Apple Watch Series 3 Has a Connection Problem

Apple Watch Series 3’s major new feature may not work as well as promised.

The tech giant has acknowledged a problem with its Apple Watch Series 3 that causes it to try to connect to unknown Wi-Fi networks instead of a cellular network, creating a potential security problems, according to The Verge, which confirmed the problem with Apple and experienced the flaw in a unit it tested.

Apple said the flaw would be fixed in a future software update, Apple told The Verge in a statement. It’s unclear when that update would be available.

The biggest new feature in the Apple Watch Series 3, unveiled last week, is the ability to connect to wireless carrier networks when the user is away from an iPhone so they can place and receive calls directly from the device. Cellular connections can also be used to use apps when the Watch is untethered from an iPhone.

However, The Verge found that when the Apple Watch Series 3 isn’t connected to an iPhone, it sometimes tries to access Wi-Fi networks instead of defaulting to the carrier network. Other reviewers discovered the same problem, prompting Apple on Wednesday to issue its statement and promise to fix it in the future.

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“We are investigating a fix for a future software release,” the Apple statement says.

The problem could be a big one for users. Cellular connectivity is a major selling point for the Apple Watch Series 3’s, and if that doesn’t work as promised, users could avoid buying the device when it goes on sale Friday.

Apple(aapl) did not immediately respond to a Fortune request for comment about the flaw or when it plans to release its fix.


Informatica CEO: ‘Data security is an unsolved problem’

Companies today are awash in data, but current tools and processes are not enabling them to keep it secure.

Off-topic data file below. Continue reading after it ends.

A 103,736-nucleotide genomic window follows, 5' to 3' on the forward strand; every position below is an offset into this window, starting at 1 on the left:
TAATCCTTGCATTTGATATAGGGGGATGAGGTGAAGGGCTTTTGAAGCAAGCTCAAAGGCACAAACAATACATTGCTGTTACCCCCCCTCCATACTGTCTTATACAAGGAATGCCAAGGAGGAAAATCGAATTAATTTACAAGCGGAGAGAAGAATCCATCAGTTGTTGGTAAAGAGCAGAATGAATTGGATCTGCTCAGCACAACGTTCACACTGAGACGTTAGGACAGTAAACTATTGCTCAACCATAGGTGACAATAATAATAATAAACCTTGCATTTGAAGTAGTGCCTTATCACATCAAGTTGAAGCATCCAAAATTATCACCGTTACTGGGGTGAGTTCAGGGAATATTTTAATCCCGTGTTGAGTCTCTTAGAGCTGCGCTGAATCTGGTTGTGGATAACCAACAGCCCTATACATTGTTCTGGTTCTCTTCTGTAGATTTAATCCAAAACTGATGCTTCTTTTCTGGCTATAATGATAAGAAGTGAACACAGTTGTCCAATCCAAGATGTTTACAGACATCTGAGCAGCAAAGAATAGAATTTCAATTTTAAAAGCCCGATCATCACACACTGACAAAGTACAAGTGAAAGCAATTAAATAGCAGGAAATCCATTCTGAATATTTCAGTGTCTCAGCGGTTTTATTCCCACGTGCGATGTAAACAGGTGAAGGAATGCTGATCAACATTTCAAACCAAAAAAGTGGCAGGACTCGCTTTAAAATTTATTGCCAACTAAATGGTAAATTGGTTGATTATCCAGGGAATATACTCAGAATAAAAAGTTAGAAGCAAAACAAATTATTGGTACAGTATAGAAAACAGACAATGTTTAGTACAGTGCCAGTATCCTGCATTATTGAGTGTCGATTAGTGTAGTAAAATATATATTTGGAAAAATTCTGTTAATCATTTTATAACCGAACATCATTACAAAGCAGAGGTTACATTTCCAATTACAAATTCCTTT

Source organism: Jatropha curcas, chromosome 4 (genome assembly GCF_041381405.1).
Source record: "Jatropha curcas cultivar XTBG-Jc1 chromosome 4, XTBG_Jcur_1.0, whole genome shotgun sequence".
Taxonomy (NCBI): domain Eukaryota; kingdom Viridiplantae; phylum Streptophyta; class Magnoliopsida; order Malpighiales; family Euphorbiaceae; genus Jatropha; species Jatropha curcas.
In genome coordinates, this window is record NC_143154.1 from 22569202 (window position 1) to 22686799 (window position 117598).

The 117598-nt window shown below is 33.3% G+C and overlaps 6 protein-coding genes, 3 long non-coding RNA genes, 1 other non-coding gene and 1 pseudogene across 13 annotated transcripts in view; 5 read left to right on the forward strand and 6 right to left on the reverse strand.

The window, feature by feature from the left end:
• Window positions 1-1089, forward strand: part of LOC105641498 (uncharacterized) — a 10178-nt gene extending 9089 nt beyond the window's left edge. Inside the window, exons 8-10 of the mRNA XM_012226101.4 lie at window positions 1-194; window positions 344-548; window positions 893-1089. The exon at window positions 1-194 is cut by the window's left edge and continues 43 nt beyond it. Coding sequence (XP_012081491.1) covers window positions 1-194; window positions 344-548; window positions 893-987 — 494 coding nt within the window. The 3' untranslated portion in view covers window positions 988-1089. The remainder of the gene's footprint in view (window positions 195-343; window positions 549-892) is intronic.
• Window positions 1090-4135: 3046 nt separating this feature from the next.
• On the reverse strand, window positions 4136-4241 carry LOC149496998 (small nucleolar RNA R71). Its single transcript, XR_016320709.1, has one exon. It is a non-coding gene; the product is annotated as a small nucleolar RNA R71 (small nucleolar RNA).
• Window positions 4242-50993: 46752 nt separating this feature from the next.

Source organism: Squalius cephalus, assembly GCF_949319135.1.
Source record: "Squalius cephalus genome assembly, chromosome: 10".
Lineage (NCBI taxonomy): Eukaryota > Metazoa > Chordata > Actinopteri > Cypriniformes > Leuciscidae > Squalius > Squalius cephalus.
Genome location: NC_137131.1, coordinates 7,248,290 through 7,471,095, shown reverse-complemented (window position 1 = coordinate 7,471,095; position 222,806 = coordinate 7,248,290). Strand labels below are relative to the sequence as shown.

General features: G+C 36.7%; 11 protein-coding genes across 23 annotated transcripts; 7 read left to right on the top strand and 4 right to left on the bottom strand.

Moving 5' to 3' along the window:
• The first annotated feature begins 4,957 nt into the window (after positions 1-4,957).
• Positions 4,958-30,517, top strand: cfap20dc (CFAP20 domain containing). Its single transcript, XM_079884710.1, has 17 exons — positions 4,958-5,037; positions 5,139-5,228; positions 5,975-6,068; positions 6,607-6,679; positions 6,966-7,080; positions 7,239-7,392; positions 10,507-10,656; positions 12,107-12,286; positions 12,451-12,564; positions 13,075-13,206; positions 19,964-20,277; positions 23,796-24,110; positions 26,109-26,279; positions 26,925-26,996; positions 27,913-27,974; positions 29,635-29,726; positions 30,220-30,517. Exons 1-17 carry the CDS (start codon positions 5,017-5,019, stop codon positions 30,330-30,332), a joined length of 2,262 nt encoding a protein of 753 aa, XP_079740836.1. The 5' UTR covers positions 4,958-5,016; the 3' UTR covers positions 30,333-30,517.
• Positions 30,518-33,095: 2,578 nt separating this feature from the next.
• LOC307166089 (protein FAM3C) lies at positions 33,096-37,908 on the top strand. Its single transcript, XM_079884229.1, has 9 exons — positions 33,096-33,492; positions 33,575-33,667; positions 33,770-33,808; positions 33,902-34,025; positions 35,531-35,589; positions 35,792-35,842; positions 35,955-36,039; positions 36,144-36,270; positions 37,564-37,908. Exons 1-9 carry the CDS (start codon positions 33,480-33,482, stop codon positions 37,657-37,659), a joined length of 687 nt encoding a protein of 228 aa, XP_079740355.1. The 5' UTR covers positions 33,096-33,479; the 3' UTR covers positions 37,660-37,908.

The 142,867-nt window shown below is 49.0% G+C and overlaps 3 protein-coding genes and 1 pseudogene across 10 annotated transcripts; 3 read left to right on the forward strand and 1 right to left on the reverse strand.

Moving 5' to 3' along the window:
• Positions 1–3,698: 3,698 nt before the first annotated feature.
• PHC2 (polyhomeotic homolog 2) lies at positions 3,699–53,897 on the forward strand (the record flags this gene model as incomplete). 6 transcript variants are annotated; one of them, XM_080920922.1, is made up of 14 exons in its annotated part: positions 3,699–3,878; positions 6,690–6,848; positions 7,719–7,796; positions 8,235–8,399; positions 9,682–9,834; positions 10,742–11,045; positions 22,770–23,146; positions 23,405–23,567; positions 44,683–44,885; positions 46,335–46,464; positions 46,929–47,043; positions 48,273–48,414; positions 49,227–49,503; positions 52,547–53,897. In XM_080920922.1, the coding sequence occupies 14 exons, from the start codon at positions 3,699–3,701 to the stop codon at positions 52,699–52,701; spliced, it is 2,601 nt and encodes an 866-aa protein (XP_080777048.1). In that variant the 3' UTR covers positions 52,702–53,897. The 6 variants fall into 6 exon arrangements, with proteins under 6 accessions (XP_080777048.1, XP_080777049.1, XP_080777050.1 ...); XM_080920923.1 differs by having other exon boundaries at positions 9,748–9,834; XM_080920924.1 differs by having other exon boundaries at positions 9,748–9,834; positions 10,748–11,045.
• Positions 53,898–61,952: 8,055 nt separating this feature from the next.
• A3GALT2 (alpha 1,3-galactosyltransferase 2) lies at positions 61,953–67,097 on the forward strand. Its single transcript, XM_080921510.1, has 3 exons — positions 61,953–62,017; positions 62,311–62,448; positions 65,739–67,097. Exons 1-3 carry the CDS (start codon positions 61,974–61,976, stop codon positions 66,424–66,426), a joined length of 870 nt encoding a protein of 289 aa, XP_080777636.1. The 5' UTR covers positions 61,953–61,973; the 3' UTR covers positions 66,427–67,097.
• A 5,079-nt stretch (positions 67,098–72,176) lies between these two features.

That’s according to Informatica CEO Anil Chakravarthy, whose says his company — which has traditionally focused on data management and integration — is embarking on a major push to go further into data security.

“You hear about breaches all the time — just imagine all the ones you’re not hearing about,” Chakravarthy said in a recent interview. “Data security today is an unsolved problem for customers.”

Last year, Informatica launched a product called Secure@Source that promises a data-centric approach to information security by helping organizations identify and visualize sensitive data wherever it resides.

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Network World Cloud Computing

No phone, no problem: NSA will target the cloud instead

As of last week, the National Security Agency can no longer cull through Americans’ phone records, but it can continue to eavesdrop on our emails, video chats, and documents. The NSA can keep metadata already collected until Feb. 29, 2016, and your phone data will continue to be collected by telecom companies.

But the fact that phone records can no longer be easily searched is nearly meaningless to the world of cloud computing. If the data is still up for grabs — and it is — then we’re likely to have the same concerns we did before the USA Freedom Act that curtailed some of the NSA’s activities last week.

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InfoWorld Cloud Computing